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What a year it has been for employers, employees, and the community. Working from home, home garaging of work cars and changed driving patterns. The COVID-19 lockdowns have added another layer of complexity as many work patterns and behaviours changed. Client Services Manager, Olivia Stead outlines the FBT changes and rules.
With many employees working from home, common employee benefits are often not being supplied, while some employers are now providing protective equipment such as gloves and COVID-19 testing. The COVID-19 pandemic is raising some interesting questions for small business employers in relation to their Fringe Benefit Tax (FBT) liabilities.
To complicate things there are new FBT exemptions on the horizon, so it’s important to ensure you know the rules when preparing your FBT return.
The FBT year end is fast approaching. Are you prepared? Review the list of Fringe Benefits and take advantage of FBT concessions to lower your FBT liability.
If you have provided your employees with a laptop, portable printer, or electronic device so they can work from home due to COVID-19, these items are exempt from FBT if they are primarily used for the employee’s work.
Where you allow your employee to use a monitor or keyboard normally used in the workplace, provide them with stationery or computer consumables, or pay for their phone and internet access, the minor benefits exemption applies. This covers minor, infrequent, and irregular employee benefits of less than $300.
On the other hand, you may need to pay FBT on items given to employees to help protect them while at work, such as gloves, masks and anti-bacterial spray.
These benefits are exempt, however, if you provide them to employees who have physical contact or proximity to customers or who are involved in cleaning premises. If your employee’s specific duties are not covered by this rule, the $300 minor benefits exemption may still apply.
There is a limited exemption from FBT if you provide emergency health care to employees affected by COVID-19. This only applies to health care treatment provided to an employee on your premises or adjacent to their worksite.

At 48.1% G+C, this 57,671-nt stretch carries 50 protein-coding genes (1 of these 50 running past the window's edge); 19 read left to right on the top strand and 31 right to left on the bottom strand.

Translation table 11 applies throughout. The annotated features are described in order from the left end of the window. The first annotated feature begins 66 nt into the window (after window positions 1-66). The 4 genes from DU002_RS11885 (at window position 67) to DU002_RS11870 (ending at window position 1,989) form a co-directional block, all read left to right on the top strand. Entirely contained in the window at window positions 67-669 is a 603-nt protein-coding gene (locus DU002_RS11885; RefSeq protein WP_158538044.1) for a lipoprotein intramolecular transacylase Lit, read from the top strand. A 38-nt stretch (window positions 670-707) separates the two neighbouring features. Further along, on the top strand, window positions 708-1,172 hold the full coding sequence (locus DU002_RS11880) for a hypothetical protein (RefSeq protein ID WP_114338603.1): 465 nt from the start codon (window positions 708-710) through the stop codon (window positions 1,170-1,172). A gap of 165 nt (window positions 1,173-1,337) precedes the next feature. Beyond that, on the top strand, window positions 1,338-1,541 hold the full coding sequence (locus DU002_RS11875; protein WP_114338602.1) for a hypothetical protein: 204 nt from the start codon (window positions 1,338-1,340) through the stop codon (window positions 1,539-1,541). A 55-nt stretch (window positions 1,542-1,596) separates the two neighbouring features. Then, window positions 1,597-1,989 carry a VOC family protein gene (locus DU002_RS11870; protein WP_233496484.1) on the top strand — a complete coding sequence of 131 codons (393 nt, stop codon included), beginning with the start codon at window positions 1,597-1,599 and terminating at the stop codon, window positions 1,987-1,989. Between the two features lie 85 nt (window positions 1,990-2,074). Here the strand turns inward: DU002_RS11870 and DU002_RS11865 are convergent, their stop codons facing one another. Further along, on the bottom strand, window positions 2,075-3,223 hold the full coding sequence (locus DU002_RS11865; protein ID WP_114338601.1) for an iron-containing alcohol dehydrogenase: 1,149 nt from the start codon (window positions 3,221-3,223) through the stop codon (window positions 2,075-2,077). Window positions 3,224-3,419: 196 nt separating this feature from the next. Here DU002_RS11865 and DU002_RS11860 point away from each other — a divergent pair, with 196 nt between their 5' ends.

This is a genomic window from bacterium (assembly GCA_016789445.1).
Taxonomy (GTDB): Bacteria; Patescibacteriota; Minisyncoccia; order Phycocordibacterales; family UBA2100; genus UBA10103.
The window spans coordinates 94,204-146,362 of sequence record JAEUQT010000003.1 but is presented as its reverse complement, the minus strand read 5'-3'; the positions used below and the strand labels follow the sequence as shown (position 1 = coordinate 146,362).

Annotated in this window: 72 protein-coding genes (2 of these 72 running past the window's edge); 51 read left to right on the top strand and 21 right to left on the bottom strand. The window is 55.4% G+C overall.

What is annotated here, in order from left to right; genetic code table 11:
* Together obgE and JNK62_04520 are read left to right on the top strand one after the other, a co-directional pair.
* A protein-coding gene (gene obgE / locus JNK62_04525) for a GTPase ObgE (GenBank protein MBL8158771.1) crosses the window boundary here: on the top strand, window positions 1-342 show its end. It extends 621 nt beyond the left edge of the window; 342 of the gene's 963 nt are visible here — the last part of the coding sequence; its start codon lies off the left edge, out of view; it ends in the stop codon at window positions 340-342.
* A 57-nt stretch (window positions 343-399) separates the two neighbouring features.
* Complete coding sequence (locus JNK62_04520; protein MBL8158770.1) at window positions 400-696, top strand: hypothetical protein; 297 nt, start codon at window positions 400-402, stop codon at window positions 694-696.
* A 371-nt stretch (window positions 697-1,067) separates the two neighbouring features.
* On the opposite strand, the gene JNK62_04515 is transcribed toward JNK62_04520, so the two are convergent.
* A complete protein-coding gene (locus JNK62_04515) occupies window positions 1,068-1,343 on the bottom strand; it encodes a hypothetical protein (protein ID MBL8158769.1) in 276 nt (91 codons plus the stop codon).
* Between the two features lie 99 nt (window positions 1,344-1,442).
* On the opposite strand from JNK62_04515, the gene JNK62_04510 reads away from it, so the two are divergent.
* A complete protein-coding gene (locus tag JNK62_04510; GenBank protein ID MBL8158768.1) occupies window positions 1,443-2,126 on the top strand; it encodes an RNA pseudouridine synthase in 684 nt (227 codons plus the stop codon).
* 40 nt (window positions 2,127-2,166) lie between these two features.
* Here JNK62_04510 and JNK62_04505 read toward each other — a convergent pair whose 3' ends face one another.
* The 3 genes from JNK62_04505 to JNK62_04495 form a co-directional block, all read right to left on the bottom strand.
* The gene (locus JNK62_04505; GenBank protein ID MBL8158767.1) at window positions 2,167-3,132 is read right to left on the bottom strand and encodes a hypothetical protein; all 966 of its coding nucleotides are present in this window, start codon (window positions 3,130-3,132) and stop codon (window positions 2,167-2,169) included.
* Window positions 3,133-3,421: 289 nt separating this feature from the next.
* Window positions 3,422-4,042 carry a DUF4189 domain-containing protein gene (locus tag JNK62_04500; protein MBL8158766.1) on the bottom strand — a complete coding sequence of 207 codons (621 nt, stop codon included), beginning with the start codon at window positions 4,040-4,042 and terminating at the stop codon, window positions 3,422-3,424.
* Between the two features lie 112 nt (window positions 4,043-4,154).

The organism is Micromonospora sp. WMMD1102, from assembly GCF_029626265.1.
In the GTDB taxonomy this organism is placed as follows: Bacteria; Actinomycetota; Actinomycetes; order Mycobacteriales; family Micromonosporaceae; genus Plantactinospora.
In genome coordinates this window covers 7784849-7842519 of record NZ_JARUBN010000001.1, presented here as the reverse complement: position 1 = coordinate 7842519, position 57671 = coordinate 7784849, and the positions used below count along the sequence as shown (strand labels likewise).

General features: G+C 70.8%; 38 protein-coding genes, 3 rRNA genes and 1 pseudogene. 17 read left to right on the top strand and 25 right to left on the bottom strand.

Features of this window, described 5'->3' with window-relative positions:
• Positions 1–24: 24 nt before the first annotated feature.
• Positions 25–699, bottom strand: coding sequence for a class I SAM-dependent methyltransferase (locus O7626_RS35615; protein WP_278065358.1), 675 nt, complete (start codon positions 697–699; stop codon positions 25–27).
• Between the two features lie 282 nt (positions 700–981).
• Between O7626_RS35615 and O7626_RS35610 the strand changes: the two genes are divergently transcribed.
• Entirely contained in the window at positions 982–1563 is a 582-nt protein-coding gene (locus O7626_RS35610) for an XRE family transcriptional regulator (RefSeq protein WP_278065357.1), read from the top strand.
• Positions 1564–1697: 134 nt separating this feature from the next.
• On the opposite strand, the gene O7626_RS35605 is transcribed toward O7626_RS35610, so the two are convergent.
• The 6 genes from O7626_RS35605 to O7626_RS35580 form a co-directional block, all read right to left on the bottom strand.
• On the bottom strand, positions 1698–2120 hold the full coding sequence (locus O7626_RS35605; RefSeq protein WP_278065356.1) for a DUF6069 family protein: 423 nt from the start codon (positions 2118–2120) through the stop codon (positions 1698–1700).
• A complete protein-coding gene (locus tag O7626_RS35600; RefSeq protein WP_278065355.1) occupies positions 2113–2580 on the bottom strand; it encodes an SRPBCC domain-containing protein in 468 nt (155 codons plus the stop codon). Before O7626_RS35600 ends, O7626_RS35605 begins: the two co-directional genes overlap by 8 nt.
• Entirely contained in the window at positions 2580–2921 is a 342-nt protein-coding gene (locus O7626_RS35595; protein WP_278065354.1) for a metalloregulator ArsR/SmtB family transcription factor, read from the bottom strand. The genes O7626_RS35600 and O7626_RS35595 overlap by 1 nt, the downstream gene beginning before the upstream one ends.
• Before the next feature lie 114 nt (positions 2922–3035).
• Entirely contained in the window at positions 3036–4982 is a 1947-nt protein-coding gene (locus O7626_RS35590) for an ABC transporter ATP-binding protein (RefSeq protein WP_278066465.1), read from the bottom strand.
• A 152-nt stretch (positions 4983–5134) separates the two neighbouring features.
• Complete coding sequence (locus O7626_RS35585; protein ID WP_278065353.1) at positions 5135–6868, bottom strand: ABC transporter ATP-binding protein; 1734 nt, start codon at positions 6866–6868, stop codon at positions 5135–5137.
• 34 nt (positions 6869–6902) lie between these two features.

Reimbursing your employees for getting a flu vaccination is exempt from FBT, provided it is offered to all employees. The same applies to COVID-19 testing if it is available to all staff and is carried out by a qualified health professional.
Where employees have been garaging their work cars at home due to COVID-19 there can be FBT implications. Normally, a car fringe benefit arises if an employer makes a car available for private use by the employee, or if it is garaged at home.
During the pandemic, if a home garaged car is not being driven – or only for maintenance purposes – the ATO accepts a fringe benefit is not being provided. If you use the operating cost method and maintain appropriate records, there is nil taxable value for the car and no FBT liability.
Where you are not using the operating cost method or don’t have odometer records, an FBT liability will arise as it’s assumed the car is available for private use.
Where you use the operating cost method with an employee vehicle, during the pandemic you can rely on its existing logbook to make a reasonable estimate of the business kilometres travelled or choose to start a new logbook.
FBT does not apply if you provide emergency accommodation, food and transport to an employee if they are at risk of being adversely affected by COVID-19 and the benefit provides emergency assistance.
This assistance can include costs relating to relocating an affected employee and food or accommodation provided due to travel restrictions or a requirement to self-isolate.
Temporary accommodation and meals provided to fly-in fly-out employees unable to return home due to COVID-19 restrictions are also exempt.
The statutory due date for lodgement and payment is 21 May.
If you have any questions regarding your Fringe Benefit Tax liabilities, please don’t hesitate to contact your Advisor to discuss.
Luke Talbot-Male, Adventures Beyond
Rodney Quinn, Quinn Transport